ITI Profile: Barrett Translations - Language Service Provider
We talk to David Barrett, Director of ITI Corporate member Barrett Translations, in the latest of our ITI Profile series.
How did your translation career start?
When I was studying for the diploma in technical and specialised translation at the University of Westminster in 1992, I heard about two vacancies for in-house translators in Liverpool. I successfully applied for one of the posts on offer. Nearly three decades later, I’m still working in translation – and very happy to be doing so!
What are your languages?
After studying French and German to “A” level at school, I thought it might be good to mix things up a bit by learning something a little more “exotic” at degree level, so I opted for Russian. I’ve always been fascinated by languages, so decided to add Danish, Norwegian and Swedish as part of my diploma. I am currently learning Turkish (but just for fun!).
Did you always want to make the transition to running a language services company, and how did it come about?
It was always something I had in mind, but I was never quite brave enough to take the plunge. In the end, events forced my hand when, in 1999, I found myself unemployed after the translation company I was working for at the time went into liquidation. After spending the next 13 years as a freelance translator, I set up the limited company in 2012 and have never looked back. Among other things, I enjoy the wider variety of texts and languages, and I get to meet clients and fellow translators regularly.
How would you describe Barrett Translations in a couple of sentences?
I’d say we’re reliable and professional, with a personal touch. Having worked previously as both an in-house translator and a freelancer, I hope I’m able to relate to and understand the needs of translators and clients alike.
What’s the most unusual project Barrett Translations has been asked to work on?
“The Complete Anthology of the Beatles Records” (from Russian!).
What made you decide to join ITI?
All professions need a body to represent them and to defend their interests. The ITI is, in my opinion, an excellent champion of translators (and interpreters!) and the profession as a whole. I am very proud to display the ITI logo on our website.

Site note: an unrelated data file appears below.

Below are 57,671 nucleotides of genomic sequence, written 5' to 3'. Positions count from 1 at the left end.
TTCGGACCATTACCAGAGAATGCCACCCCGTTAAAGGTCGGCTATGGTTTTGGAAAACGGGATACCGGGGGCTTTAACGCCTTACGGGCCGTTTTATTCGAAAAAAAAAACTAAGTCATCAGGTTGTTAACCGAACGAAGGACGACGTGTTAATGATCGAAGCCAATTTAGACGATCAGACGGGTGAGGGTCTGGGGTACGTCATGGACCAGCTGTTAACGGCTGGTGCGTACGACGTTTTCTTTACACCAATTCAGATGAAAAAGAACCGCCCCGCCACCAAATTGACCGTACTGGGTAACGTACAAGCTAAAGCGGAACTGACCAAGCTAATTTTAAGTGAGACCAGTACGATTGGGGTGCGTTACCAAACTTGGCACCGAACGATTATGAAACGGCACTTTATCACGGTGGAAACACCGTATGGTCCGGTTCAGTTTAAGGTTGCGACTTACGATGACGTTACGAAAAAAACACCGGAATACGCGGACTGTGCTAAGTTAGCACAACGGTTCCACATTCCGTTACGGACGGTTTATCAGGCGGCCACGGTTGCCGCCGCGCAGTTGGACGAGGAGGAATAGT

You are the coordinator of the Northern Home Counties Regional Group – where do you typically meet, and what sort of activities do you run?
Most of our activities are purely social events. We typically meet at a translator’s home, sharing a lunch together. We also arrange visits – for example, to the Pepys Library, the Houses of Parliament and the Scott Polar Museum. And we’ve been lucky enough to listen to a couple of very good talks. If any translators in the Northern Home Counties region wish to join us, they’re most welcome to get in touch with me. We are a friendly and informal bunch!
What do you see as the biggest challenge(s) facing LSPs at the moment?
Machine translation tools! At the moment, they pose no real threat to us. Google Translate cannot yet master puns or alliteration, for example. Given the advances of the past decade, however, no one can say what it might be capable of in 10 or 15 years from now (I might be retired by then!).
What makes a freelance translator stand out for you (in a good way!)?
A cheery demeanour! I also find it reassuring when translators ask lots of questions. To me, that’s the sign of a professional.
Barrett Translations support Fair Trials every year with a donation on International Translation Day. Tell us a little about the work of this charity.
It’s a UK-based charity. It calls itself the global criminal justice watchdog. We often hear news stories of travellers who somehow find themselves arrested or put on trial abroad. I’m sure it must be an incredibly scary experience, especially if they do not know the language. It’s vital they have access to proper legal assistance, which is where Fair Trials International comes in. Barrett Translations also donates to Translators without Borders.